A reading from a Colorado Christian University leadership course has moved my mind to flow rapidly, and the results are as follows:
For the most part, Dr. Tim Elmore spoke as if he had just written the chapter, “Iceburg” from his Habitudes. However, he did include one startling side note about whistlers.  Whistlers being the icebergs that drift and have nothing below the surface.  In recognizing his perspective of Hitler as a leader, it seems as if a whistler is the image we can hold onto of a leader who gives up all integrity and character.  Although, technically it was Hitler’s home background that created the man who became the monster.  So is it possible to be completely exterior?  Meaning, is it possible to ignore who God intended us to be?
 In considering college life at CCU apart from the normal perceptions, my sophomore year (2010-2011), I began questioning the phoniness of our hallway talk.  Instead of just smiling at each other on the cement paths between housing and academic sides of the campus, we would stop for a quick moment and ask, “How are you and Jesus doing?” Or at least my friends and I did at that stage in our academic life.  Although the question sounds sincere, I began to question the authenticity of the heart asking, even my own at times.  We have all acknowledged that the leaders of CCU burnout FAST. In response, can we be real with our fellow comrades and finally rest? Or is that supposed to happen after college when we enter the hectic real world?  If this is our time of preparation, to me Luke 6:45 is saying stop living to the standards of CCU, Grad schools, peers, and the world,  and start spending more time with the One who sent you there to be pruned before the next step of ministry.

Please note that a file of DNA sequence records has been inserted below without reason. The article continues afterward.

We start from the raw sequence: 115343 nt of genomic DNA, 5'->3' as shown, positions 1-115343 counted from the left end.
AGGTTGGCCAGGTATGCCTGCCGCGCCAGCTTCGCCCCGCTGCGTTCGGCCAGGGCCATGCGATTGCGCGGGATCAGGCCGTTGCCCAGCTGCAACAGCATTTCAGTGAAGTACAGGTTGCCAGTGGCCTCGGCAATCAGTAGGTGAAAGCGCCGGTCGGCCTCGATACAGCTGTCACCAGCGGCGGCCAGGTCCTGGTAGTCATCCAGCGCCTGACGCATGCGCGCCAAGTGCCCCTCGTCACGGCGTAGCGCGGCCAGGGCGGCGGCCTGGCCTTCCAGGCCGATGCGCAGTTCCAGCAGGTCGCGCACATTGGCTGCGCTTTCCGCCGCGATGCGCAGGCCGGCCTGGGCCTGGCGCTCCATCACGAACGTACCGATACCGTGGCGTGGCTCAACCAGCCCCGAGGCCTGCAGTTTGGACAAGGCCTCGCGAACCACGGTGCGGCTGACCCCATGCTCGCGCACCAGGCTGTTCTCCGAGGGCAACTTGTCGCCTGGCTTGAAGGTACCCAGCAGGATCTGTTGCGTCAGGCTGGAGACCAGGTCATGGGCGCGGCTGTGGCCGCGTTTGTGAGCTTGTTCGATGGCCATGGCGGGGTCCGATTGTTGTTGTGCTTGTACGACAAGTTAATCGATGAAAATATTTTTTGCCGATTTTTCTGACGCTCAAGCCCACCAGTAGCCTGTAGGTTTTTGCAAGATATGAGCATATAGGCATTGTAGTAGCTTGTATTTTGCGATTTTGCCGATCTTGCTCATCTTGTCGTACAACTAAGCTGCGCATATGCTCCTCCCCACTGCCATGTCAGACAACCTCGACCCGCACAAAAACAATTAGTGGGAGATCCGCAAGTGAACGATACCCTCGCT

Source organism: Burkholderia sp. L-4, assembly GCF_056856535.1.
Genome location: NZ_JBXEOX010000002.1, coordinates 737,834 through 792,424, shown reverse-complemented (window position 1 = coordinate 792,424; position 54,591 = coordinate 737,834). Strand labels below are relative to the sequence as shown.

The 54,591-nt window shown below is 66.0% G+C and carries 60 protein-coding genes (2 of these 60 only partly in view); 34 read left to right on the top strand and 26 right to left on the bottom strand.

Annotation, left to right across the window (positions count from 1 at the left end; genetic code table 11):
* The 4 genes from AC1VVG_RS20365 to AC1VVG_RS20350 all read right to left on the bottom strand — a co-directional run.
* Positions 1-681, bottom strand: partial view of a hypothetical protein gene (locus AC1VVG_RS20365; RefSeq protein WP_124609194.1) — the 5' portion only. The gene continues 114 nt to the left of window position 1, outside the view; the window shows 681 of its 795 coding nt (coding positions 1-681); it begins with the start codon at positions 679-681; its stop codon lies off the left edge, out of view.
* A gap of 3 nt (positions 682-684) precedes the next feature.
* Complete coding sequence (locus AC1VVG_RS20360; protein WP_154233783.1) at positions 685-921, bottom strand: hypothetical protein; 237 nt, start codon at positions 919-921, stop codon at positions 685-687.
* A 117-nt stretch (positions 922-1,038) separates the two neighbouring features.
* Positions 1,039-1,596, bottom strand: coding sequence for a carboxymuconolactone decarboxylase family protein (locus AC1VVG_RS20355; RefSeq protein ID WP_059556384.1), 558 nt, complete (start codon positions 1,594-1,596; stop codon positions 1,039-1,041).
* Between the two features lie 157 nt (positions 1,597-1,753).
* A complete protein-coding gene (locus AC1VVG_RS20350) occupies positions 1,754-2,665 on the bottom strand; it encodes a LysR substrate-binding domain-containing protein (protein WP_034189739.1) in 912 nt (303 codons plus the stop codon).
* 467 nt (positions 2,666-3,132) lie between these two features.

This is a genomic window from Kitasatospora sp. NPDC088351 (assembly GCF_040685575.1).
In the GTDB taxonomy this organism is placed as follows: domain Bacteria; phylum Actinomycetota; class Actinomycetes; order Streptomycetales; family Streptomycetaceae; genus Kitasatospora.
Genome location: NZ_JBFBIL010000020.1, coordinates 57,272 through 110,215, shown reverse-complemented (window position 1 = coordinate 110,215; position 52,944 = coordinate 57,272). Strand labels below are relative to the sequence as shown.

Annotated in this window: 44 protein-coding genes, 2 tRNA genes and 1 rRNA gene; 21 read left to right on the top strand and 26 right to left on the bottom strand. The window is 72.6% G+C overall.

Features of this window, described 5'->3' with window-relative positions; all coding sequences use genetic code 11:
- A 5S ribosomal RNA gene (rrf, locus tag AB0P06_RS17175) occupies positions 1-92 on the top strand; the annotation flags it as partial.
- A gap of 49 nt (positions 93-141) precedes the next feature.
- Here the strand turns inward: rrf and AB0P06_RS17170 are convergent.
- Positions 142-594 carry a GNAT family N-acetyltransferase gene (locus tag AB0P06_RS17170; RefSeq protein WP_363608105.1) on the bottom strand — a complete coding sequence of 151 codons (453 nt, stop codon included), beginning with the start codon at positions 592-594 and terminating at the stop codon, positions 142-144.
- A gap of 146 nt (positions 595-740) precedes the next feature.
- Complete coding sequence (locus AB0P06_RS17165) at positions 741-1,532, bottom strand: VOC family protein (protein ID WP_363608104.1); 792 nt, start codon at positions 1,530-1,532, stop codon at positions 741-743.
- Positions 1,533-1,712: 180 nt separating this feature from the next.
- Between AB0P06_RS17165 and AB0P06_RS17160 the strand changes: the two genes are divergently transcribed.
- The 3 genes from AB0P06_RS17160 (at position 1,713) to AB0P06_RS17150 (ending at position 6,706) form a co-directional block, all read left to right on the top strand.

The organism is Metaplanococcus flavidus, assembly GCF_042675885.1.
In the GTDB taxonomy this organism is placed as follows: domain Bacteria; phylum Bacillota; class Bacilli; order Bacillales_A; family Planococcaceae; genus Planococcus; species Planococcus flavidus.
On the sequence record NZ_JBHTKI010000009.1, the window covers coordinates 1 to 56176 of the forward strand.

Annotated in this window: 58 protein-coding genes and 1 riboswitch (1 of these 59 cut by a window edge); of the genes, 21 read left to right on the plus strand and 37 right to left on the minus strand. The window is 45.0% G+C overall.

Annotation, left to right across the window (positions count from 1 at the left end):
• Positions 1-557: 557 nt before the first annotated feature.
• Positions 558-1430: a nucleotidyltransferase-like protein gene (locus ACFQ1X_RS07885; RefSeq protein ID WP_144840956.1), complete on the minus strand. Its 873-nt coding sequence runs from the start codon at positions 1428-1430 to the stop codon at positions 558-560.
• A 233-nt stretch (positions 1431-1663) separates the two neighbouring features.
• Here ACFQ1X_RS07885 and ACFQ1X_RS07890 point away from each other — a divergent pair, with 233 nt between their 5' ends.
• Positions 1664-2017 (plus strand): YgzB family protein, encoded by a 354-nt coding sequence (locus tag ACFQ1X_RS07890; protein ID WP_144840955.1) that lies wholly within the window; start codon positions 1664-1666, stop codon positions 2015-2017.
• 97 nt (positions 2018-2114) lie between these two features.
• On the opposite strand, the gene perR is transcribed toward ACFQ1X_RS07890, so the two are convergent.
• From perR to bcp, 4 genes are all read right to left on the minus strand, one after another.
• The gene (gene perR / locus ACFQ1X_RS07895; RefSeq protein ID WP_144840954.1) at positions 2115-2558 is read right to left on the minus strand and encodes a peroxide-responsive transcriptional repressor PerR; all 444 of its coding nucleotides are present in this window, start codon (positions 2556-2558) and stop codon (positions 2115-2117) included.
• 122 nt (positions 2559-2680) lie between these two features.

Jesus spent 30 years in preparation, we spend 4.
A little cliche and overbearing I know, but for me, this year is about dedicating my mind to the Lord.  I desire to seek the balance between debate and loving each other in our differences.  My roommate last night said, “As long as you don’t become a snobby genius.”  Although it is a far-cry, I appreciated hearing that I will be challenged in the classroom and in the apartment, but through it all, this year I have heard His praises most within the classroom context, and appreciate that dearly.  I believe that alone with strengthen the balance within me.
In Christ’s Image, I am identified…